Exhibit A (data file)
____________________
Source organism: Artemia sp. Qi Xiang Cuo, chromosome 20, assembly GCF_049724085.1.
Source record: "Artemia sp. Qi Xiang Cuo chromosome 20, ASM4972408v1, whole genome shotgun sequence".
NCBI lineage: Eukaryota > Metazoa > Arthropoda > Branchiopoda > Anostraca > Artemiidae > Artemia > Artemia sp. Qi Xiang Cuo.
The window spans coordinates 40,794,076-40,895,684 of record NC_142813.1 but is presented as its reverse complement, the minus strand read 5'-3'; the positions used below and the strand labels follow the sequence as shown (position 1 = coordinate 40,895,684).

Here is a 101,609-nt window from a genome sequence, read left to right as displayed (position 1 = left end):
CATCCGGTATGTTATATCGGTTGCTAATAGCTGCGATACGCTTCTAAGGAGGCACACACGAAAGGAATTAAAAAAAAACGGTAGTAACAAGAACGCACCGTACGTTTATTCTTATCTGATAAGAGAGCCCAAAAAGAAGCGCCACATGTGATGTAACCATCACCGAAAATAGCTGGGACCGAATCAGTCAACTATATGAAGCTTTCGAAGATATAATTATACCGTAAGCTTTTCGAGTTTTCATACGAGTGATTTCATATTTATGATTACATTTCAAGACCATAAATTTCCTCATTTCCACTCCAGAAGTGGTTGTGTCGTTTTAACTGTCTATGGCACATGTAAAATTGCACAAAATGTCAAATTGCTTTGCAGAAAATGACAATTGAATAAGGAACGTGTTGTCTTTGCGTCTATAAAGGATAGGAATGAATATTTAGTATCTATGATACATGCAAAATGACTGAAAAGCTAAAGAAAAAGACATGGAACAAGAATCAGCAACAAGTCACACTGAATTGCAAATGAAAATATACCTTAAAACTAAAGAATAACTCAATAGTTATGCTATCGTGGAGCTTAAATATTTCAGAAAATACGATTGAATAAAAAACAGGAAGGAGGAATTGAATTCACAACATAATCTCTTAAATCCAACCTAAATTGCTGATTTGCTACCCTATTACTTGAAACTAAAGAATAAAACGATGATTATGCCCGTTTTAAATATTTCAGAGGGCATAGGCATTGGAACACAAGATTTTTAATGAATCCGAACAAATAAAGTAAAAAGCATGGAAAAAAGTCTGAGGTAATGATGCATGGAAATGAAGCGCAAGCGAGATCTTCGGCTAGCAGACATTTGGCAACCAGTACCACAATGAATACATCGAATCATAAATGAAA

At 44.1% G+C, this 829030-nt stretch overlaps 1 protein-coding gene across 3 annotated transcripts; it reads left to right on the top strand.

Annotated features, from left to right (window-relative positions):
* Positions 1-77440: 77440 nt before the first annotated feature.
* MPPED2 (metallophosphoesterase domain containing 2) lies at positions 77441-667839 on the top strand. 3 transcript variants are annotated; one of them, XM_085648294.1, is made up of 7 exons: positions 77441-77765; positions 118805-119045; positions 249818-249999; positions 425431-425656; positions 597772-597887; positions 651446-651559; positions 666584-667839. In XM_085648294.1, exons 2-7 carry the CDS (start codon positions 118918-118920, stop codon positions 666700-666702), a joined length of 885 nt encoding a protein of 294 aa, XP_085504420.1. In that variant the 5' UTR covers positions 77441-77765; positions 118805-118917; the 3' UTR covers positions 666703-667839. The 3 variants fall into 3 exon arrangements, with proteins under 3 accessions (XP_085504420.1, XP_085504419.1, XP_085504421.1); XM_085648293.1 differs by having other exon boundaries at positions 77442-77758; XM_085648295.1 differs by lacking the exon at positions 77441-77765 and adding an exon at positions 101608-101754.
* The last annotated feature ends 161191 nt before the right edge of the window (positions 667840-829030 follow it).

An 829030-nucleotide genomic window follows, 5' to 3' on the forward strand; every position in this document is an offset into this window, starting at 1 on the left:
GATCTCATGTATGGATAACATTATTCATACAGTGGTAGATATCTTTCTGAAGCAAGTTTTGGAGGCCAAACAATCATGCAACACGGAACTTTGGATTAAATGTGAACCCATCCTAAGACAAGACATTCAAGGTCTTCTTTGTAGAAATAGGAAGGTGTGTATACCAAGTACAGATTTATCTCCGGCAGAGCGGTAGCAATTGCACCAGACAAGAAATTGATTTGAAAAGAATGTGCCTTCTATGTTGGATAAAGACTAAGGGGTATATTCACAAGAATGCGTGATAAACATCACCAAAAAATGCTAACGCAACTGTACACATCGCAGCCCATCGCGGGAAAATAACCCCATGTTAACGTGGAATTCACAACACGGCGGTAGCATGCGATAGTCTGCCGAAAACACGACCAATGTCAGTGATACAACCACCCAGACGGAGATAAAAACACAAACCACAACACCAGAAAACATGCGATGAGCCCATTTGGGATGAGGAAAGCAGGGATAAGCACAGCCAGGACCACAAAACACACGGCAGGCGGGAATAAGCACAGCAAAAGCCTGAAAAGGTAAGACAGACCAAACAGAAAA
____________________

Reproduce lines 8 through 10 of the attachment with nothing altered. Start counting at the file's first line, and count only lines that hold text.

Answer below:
Annotated features, from left to right (window-relative positions):
* Positions 1-77440: 77440 nt before the first annotated feature.
* MPPED2 (metallophosphoesterase domain containing 2) lies at positions 77441-667839 on the top strand. 3 transcript variants are annotated; one of them, XM_085648294.1, is made up of 7 exons: positions 77441-77765; positions 118805-119045; positions 249818-249999; positions 425431-425656; positions 597772-597887; positions 651446-651559; positions 666584-667839. In XM_085648294.1, exons 2-7 carry the CDS (start codon positions 118918-118920, stop codon positions 666700-666702), a joined length of 885 nt encoding a protein of 294 aa, XP_085504420.1. In that variant the 5' UTR covers positions 77441-77765; positions 118805-118917; the 3' UTR covers positions 666703-667839. The 3 variants fall into 3 exon arrangements, with proteins under 3 accessions (XP_085504420.1, XP_085504419.1, XP_085504421.1); XM_085648293.1 differs by having other exon boundaries at positions 77442-77758; XM_085648295.1 differs by lacking the exon at positions 77441-77765 and adding an exon at positions 101608-101754.